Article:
Metro-East News

Meier says bacon got bad-mouthed; co-sponsors resolution to support pork

State Rep. Charlie Meier carries his briefcase and garment bag to his vehicle before making a trip to Springfield. Meier is a farmer. Though he’s not a hog farmer, he says bacon has gotten a bad rap from the World Health Organization. He’s sponsoring a House resolution to recognize the pork industry’s contribution to Illinois’ economy
State Rep. Charlie Meier carries his briefcase and garment bag to his vehicle before making a trip to Springfield. Meier is a farmer. Though he’s not a hog farmer, he says bacon has gotten a bad rap from the World Health Organization. He’s sponsoring a House resolution to recognize the pork industry’s contribution to Illinois’ economy dholtmann@bnd.com

On the heels of the World Health Organization saying eating too much processed meat, such as bacon, could lead to higher risks of cancer, there is a resolution in the Illinois General Assembly defending bacon and other pork products.

The proposed resolution, which was filed by state Rep. Steven Andersson, R-Geneva, on Oct. 30, has 10 co-sponsors, including state Rep. Charlie Meier, R-Okawville.

“I am proud of Illinois’ pork industry. One of the largest pork producers in the nation is headquartered in Clinton County,” said Meier, referring to the Maschhoffs.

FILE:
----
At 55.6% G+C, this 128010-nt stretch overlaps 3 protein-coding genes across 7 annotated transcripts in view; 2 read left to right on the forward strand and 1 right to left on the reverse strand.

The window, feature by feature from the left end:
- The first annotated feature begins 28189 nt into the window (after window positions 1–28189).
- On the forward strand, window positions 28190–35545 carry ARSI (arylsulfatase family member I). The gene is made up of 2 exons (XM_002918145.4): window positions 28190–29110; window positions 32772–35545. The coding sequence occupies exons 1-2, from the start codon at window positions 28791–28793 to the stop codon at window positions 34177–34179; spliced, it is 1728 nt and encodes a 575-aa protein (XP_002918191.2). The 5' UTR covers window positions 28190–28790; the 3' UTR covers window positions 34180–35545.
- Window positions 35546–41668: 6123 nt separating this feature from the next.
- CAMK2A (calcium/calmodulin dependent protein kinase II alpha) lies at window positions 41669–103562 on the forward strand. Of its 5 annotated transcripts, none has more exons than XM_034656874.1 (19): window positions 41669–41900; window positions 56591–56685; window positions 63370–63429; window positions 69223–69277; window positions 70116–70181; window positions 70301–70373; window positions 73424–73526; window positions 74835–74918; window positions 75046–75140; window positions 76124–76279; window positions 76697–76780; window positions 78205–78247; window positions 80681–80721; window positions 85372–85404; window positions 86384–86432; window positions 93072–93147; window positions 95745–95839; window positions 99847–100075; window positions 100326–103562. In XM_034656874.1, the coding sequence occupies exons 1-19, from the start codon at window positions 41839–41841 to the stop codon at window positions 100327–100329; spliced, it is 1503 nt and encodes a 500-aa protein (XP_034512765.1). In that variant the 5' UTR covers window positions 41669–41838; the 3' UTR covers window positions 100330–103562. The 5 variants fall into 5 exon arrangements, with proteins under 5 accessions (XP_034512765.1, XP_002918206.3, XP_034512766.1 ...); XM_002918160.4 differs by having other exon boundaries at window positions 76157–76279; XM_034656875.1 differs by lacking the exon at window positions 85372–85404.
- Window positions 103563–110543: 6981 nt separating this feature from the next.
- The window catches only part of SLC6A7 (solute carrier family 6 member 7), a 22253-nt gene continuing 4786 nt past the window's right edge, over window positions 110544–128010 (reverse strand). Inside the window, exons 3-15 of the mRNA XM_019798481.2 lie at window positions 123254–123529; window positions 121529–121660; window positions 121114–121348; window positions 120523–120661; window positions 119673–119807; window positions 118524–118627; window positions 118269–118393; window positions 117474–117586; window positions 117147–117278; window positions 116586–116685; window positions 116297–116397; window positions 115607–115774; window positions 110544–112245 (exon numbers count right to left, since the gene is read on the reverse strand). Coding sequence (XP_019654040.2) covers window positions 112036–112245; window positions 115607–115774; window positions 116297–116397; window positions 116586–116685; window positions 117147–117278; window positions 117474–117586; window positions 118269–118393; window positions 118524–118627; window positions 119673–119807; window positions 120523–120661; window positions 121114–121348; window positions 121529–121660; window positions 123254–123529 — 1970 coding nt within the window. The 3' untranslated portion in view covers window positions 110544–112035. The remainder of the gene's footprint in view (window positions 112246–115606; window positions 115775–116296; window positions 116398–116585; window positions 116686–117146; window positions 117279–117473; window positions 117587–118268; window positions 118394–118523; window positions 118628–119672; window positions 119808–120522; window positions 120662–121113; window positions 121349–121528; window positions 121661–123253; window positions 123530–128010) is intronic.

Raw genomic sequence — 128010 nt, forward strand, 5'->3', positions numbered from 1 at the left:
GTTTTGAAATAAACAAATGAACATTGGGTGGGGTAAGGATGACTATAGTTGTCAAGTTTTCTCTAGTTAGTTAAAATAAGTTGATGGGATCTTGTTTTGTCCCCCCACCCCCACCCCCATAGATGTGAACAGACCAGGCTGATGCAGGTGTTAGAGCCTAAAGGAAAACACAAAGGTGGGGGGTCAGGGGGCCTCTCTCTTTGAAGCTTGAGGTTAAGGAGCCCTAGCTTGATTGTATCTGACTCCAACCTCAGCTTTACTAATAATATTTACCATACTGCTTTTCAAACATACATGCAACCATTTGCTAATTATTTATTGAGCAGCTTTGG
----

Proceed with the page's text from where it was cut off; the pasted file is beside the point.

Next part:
“Illinois pork helps feed the world while providing thousands of good-paying jobs to the people of Illinois,” Meier added. “It’s hard work, my family farm used to raise hogs for decades up until 1979, so I will always advocate for pork and encourage people to continue eating pork.”

The WHO clarified its initial report and said reducing the amount of bacon and processed meats could help reduced the chances of colorectal cancer.

Meier, who eats bacon twice a week, was skeptical of the WHO report.

“In this world we live in, drinking water, breathing — they find out everything will cause cancer,” Meier said during a phone interview.

The proposed resolution defends pork by saying it’s a good source of protein and provides several important vitamins and minerals.

It also says the key to eating bacon is keeping portions a reasonable size.

Meier said he isn’t sure if the resolution will be formally voted on by the General Assembly.

But he said he knows, from personal experience, that many state lawmakers like pork.

“I’ve watched state representatives at different breakfasts,” Meier said. “A lot have a piece of bacon in their hand.”

Joseph Bustos: 618-239-2451, @JoeBReporter

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